The Government Accountability Office (“GAO”) releases an annual report to Congress. In the report, the GAO lists the most common reasons for sustaining bid protests, which vary from year to year. There are usually about five reasons bid protests are successful.
The typical top five reasons for a successful bid protest are as follows:
- unreasonable cost or price evaluation;
- unreasonable past performance evaluation;
- failure to follow evaluation criteria;
- inadequate documentation of the record; and
- unreasonable technical evaluation.
This post will be the first of a five-post series where I will give examples of each of the above in the context of federal government construction contracts.
The first successful basis for a bid protest—unreasonable cost or price evaluation—is relatively common in construction bid protests. For example, in Glen Mar Construction, Inc., B-410603 (Comp. Gen. Jan. 14, 2015), the Department of Veterans Affairs (“VA”) awarded a contract for construction of a medical center building to Hanke Constructors (“Hanke”)—the contractor the VA determined was the lowest-priced bidder in a sealed-bid procurement. The contractor with the second-lowest price—Glen Mar Construction, Inc. (“Glen Mar”)—filed a bid protest and argued that the award to Hanke was improper because it was based on the price for additive options that the VA knew it did not have the funding to exercise.
The GAO agreed with Glen Mar and sustained the protest, concluding that the VA’s price evaluation improperly included the price of nine additive options, even though the VA did not have the funding to award all nine options. The GAO noted that when using sealing bidding procedures, an award must be based on the lowest cost to the government measured by the actual and full scope of the work to be awarded. Since the VA’s price evaluation was based on the total of the base work plus all nine options (despite the fact that the VA would not be awarding all nine options due to a lack of funding), the GAO reasoned that the VA could not determine which bid offered the lowest price to the government.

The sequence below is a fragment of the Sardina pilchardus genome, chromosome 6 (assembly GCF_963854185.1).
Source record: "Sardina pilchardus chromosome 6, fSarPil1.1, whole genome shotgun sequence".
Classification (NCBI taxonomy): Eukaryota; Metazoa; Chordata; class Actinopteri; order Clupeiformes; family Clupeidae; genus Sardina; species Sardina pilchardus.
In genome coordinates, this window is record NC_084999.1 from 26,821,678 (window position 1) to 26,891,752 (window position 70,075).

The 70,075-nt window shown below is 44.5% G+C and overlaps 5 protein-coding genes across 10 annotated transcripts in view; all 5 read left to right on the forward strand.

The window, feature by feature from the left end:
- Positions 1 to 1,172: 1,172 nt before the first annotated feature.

Ultimately, the GAO recommended that the VA conduct a new price evaluation to determine which bidder submitted the lowest price for the based construction and the additive options the VA reasonably believed it had the funding to purchase. The GAO also recommended that the VA reimburse Glen Mar’s costs incurred in pursuing its bid protest, including its attorneys’ fees.
Bottom Line: In a sealed-bid procurement, you should be especially alert as to how the agency evaluates the bidders’ prices. If the agency acts unreasonably with its evaluation, quickly file a bid protest and make sure the project is awarded to the correct contractor.